There is an obvious demand for wing forwards who can score, and depending on the interest that Webster receives from teams around the NBA, and Martell’s willingness to sacrifice millions of dollars in potential compensation to “keep the gang together,” the Wizards may simply be out of the running. On the other hand, there are examples which support an annual salary at or less than the MLE. The following small forwards, relatively comparable to Webster in terms of production, are compensated at or below the current MLE:
Carlos Delfino: $3,000,000 team option, 10.7 points, 3.3 reb, 2.0 ast, 40.5% FG, 37.2% 3P
Alonzo Gee: $3,250,000, 10.4 points, 3.9 reb, 1.7 ast, 40.8% FG, 30.8% 3P
Kyle Korver: $5,000,000 this year, UFA next year, 11.0 points, 4.0 reb. 2.0 ast, 45.8% FG, 45.5% 3P
Dorell Wright: $4,160,000 this year, UFA next year, 8.7 points, 3.8 reb, 1.8 ast, 38.8% FG, 37.2% 3P
Gee, Wright, and Delfino were much poorer shooters than Webster this season, while Korver is a better shooter who scores less with greater efficiency. Does that mean Webster’s value is somewhere between Gee and Korver, or does it mean it’s somewhere between Korver and Chandler, or even Korver and Green? It all depends on what the market dictates, and Webster will be a primary target for teams looking for an unselfish, non-star scorer, along with Kyle Korver (who could command more than the $5,000,000 he was paid this year).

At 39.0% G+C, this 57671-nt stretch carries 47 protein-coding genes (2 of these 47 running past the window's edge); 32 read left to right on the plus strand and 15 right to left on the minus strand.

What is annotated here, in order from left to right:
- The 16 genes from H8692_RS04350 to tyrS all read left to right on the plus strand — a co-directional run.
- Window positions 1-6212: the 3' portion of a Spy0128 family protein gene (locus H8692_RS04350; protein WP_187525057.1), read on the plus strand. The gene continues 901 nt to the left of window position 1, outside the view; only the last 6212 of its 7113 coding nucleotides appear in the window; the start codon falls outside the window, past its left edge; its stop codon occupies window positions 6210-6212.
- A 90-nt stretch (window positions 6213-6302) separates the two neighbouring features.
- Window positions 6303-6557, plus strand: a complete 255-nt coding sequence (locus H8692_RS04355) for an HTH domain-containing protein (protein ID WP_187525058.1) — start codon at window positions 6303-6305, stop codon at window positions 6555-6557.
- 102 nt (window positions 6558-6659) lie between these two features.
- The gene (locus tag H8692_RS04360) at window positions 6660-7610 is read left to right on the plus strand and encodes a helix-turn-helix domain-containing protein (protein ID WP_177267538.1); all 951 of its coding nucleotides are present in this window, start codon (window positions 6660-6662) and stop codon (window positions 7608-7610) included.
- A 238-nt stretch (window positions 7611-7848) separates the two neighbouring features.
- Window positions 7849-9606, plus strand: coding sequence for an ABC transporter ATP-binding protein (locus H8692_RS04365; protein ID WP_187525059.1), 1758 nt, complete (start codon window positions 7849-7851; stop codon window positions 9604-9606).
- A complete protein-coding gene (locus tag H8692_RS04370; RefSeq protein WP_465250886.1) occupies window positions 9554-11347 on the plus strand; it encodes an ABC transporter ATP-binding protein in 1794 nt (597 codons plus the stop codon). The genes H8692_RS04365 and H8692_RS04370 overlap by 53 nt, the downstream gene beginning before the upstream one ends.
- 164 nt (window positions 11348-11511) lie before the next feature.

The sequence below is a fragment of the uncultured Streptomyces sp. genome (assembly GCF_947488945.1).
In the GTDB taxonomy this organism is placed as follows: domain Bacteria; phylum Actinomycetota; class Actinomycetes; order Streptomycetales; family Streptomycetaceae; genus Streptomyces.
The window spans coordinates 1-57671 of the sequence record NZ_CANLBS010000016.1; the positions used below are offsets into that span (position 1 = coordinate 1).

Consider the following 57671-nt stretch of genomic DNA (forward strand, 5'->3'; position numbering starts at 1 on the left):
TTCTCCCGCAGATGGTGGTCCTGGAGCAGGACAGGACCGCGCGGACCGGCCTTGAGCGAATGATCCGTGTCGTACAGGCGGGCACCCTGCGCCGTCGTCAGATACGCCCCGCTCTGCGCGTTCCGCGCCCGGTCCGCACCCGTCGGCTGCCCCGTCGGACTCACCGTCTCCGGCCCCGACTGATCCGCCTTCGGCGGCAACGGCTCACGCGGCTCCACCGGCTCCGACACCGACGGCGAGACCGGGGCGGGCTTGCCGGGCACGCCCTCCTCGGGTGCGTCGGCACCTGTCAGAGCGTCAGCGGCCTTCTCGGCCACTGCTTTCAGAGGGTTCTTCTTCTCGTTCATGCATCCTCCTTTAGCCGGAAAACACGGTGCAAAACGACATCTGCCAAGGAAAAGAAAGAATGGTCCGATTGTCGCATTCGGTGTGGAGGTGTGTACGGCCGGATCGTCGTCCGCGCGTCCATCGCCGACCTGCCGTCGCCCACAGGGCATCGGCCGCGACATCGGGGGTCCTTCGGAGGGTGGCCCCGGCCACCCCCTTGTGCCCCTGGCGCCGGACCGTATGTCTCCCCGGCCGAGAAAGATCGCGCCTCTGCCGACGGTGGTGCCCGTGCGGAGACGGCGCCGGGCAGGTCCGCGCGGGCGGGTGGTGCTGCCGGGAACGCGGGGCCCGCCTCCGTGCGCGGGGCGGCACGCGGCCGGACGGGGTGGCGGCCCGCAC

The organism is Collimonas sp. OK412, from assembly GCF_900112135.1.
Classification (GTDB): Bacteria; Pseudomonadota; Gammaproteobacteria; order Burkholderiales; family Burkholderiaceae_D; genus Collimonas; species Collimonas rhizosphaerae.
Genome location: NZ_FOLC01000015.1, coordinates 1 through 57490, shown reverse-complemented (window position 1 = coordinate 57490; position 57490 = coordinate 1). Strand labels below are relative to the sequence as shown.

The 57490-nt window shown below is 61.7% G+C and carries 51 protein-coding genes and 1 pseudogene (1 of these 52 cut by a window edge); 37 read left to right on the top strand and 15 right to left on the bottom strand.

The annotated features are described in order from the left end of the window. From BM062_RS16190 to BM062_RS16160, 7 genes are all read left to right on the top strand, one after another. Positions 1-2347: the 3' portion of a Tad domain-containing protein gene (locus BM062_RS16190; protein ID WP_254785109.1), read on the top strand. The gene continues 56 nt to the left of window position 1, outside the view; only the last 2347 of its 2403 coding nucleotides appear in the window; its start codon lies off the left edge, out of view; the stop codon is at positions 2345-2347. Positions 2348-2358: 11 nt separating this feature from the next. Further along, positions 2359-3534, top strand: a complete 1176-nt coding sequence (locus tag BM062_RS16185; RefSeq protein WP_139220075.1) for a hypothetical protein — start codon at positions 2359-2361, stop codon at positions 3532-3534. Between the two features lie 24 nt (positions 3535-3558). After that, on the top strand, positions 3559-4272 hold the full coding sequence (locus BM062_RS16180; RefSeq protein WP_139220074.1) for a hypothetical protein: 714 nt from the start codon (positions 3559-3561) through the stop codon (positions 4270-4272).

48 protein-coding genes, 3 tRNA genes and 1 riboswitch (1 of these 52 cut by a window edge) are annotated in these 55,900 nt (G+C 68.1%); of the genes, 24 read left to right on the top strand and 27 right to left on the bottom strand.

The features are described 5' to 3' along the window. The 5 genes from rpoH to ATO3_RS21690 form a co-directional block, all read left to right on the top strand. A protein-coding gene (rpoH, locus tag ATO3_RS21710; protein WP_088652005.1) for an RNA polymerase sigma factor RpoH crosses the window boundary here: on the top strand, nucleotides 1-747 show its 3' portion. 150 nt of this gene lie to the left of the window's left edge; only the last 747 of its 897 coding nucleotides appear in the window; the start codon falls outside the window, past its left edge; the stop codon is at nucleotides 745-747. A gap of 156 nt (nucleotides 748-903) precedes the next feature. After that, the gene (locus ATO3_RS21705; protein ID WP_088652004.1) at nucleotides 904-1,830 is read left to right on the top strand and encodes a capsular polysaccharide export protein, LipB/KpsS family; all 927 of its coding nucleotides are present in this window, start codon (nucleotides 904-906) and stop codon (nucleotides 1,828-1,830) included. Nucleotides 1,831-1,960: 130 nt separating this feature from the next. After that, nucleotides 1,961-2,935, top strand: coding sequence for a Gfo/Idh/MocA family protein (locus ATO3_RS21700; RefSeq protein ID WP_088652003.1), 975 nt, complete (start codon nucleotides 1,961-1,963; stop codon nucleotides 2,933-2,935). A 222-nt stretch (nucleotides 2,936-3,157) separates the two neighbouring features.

Webster’s defensive rating (DRtg) is 105, which ties him with Marion and Korver, is worse than Green (104), Ariza (101), and Prince (103), but better than Batum (108), Butler (107), Gee (109), and Delfino (107). Martell is not an elite defender, but is in pretty good company when it comes to providing value on the oft-forgotten defensive end of the floor. Batum, the highest-paid player listed above, is hailed as a defensive stalwart, and yet Webster has outperformed him. The ability to make stops is one of the key points that Webster’s agent will undoubtedly emphasize, and what may increase his value beyond that of a player like Steve Novak (DRtg of 110), who is earning $3,750,001 next season.